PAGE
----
Seaga tells Jamaican music story through audio recording
Mel Cooke, Gleaner Writer
Former Prime Minister Edward Seaga has had an unusually multi-faceted role in Jamaica's music development. He has been a student, producer, de facto talent developer, minister of culture, and has also utilised Jamaican popular music in his political pursuits.
So the Multi-Functional Room, main library, University of the West Indies (UWI), Mona Campus, was naturally packed for his Friday afternoon presentation at the 2010 International Reggae Conference. However, those who came to see and hear Seaga speak about the 'Jamaican music industry as a site of nationalistic fervour' would have been disappointed at having only half their objective fulfilled.
He did speak, but via a recording, taking a seat in the front row of the audience to listen to his narration of an essay covering the development of Jamaican music, that he has used as a CD insert. It was not all talk, though, as before the operator pressed 'play,' Seaga said there were 42 songs - or parts thereof - included in the recording.
It proved a good listen, with Seaga pointing out three landmark achievements of Jamaican music on its official 50th anniversary. The sound system of the inner city has become the disco of uptown at home and abroad, dubbing has spawned the very popular rap genre, and Jamaica's music has had more impact than any other country relative to size.
The broad picture of the narrative would have been familiar to those who have had more than a passing interest in the history of Jamaican music. The real value lay in the fact that the voice that told the story belonged to someone who was there as it unfolded, especially the development of ska, and has the combination of authority, personal insight and involvement. There was also the occasional 'Eddiean' - an off-the-cuff quip that was accurate, humorous and memorable.
So when he spoke of the early sound systems trying to outdo each other with tunes and volumes, Seaga remarked, "Now you know why you can't sleep at nights."
He went through the pre-ska and R&B phases, Theophilus Beckford's
, the first Jamaican song played at the session, followed by Laurel Aitken's
Boogie in My Bones
, which Seaga identified as Chris Blackwell's first recording. The all-important personal involvement was underscored by what Seaga termed "the fourth big song" in 1960,
Oh Manny Oh
, which he produced.
It was the first big hit in Jamaica to be produced on vinyl, he said.
Seaga played another important role in the early days of vinyl, one which - as he tells it - had the unintended spin-off of creating a booming recording industry in Jamaica.
Individual sound-system owners would import records to play exclusively on their systems, erasing the labels and then giving the song another name, to prevent others from finding out the title and by so doing stymie efforts to acquire the song. Seaga, who by then had started his West Indies Records Limited (WIRL), identified many songs and imported them in bulk, among them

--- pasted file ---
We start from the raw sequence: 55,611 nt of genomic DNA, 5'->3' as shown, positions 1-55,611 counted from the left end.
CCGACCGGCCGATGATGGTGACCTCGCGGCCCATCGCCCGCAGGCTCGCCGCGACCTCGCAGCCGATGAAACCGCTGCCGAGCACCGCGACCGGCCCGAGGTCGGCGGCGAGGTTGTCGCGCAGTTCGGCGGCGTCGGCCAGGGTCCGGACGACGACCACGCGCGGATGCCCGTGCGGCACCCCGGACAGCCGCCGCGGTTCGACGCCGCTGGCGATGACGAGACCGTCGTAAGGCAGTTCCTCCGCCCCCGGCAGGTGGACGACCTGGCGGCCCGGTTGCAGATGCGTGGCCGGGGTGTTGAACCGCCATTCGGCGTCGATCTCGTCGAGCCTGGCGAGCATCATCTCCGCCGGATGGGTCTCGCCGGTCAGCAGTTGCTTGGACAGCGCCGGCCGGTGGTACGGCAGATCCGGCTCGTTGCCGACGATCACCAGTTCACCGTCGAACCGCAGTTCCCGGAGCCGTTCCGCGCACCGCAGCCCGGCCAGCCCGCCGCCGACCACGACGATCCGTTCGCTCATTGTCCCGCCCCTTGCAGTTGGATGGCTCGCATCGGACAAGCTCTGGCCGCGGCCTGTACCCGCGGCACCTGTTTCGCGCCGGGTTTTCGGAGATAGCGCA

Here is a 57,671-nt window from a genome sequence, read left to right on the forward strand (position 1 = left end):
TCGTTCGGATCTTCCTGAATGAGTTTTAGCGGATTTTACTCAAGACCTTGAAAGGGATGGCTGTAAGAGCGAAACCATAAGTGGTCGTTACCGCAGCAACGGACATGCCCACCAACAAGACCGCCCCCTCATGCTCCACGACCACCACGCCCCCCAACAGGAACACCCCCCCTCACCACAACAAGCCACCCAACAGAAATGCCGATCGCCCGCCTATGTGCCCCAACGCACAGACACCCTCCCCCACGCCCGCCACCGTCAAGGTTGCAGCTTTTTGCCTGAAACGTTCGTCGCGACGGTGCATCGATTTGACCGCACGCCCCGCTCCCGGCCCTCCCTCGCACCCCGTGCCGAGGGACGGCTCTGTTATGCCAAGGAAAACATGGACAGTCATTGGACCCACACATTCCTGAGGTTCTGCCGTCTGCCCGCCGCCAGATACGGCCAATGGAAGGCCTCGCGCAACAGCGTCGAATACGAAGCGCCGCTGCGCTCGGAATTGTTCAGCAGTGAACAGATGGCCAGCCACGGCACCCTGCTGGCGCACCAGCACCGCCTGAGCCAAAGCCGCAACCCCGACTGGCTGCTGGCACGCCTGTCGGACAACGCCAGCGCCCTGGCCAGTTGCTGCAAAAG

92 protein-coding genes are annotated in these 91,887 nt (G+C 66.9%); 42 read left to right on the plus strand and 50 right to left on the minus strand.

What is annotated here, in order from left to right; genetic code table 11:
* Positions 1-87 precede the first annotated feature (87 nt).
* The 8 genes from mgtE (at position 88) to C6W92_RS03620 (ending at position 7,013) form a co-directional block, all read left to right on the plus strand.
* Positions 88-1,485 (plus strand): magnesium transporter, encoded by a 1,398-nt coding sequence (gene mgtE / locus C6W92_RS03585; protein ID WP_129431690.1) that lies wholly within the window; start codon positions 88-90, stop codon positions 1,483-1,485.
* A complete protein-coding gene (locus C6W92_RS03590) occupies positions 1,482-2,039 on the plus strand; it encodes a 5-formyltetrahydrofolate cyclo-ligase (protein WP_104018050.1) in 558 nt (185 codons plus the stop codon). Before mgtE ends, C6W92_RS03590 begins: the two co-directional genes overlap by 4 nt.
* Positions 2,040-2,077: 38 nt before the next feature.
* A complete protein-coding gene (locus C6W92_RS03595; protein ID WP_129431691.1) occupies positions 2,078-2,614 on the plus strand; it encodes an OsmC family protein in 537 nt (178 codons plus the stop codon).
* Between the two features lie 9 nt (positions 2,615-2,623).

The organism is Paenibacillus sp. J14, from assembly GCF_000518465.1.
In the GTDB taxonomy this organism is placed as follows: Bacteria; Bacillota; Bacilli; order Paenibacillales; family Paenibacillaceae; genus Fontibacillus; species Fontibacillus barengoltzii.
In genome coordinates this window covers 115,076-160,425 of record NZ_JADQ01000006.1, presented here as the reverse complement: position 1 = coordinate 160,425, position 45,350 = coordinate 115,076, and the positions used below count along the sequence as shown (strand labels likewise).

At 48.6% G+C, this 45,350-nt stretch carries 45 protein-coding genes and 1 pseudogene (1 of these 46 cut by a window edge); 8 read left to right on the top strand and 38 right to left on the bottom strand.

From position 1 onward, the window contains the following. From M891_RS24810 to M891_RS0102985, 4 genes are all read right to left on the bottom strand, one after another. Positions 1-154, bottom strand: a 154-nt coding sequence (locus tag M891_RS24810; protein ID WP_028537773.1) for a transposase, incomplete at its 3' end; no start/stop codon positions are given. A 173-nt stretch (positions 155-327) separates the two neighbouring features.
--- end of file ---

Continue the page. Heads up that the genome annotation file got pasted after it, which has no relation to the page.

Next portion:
Live It Up
, which had been renamed
. The sound-system operators, Seaga said, then turned to producing records themselves.
In 1960, he said, Jamaicans had a choice of radio stations, producers and record shops. "All that was needed was a 'riddim' - not rhythm," he said. There are many tales about the birth of ska, he said, but the only one with details is the one around Clement 'Sir Coxsone' Dodd, who asked Cluett Johnson and Ernest Ranglin to come up with a beat. They made 'ska', the name being the abbreviation of a then popular street slang. "It was both song and dance," Seaga said, and performers emerged as if all that talent had been stored in a cupboard.
Uniting Jamaican society
My Boy Lollipop
, done in 1963, had toes tapping and Seaga related his integral role in moving the beat across the disparate worlds of Jamaican society. He related how he took Byron Lee to Chocomo Lawn, West Kingston - which had become his headquarters in the previous year - in 1964, where Lee saw the Techniques in rehearsal. He learned ska in short order and Seaga dispatched a team including Byron Lee and the Dragonaires, Desmond Dekker, Ken Boothe and dancers to the World's Fair in 1964, armed with the new sound.
The transition to rocksteady was traced to Hopeton Lewis who, not being able to keep up with the rhythm at a recording session, asked the musicians to slow it down. Appropriately, that song was
Take It Easy
Interestingly, Seaga linked the emergence of the 'rude boy', long identified with reggae, to another historical event he is involved with in another aspect of his life, the clearing out of
Back O Wall
. The 'rude boy' was the disillusioned youth who encountered the political violence, which reared up after that incident.
The narration continued with reggae, as Dennis Brown's
No Man Is An Island
were played. Seaga noted that Bob Marley added a new dimension to Jamaican music: the emphasis on lyrics.
Seaga picked up the dancehall thread from December 26, 1956, when Count Matchukie dropped the first patter; King Stitt and then U-Roy's early forays; its retreat in the 1970s and reappearance in the latter part of the decade with Michigan and Smiley, followed by the surge in the 1980s with King Yellowman. From there, it was a merry trip to Shabba Ranks and the story of Jamaican music, as narrated by Edward Seaga, continued.
The all-important personal involvement was underscored by what Seaga termed "the fourth big song" in 1960, 'Oh Manny Oh', which he produced.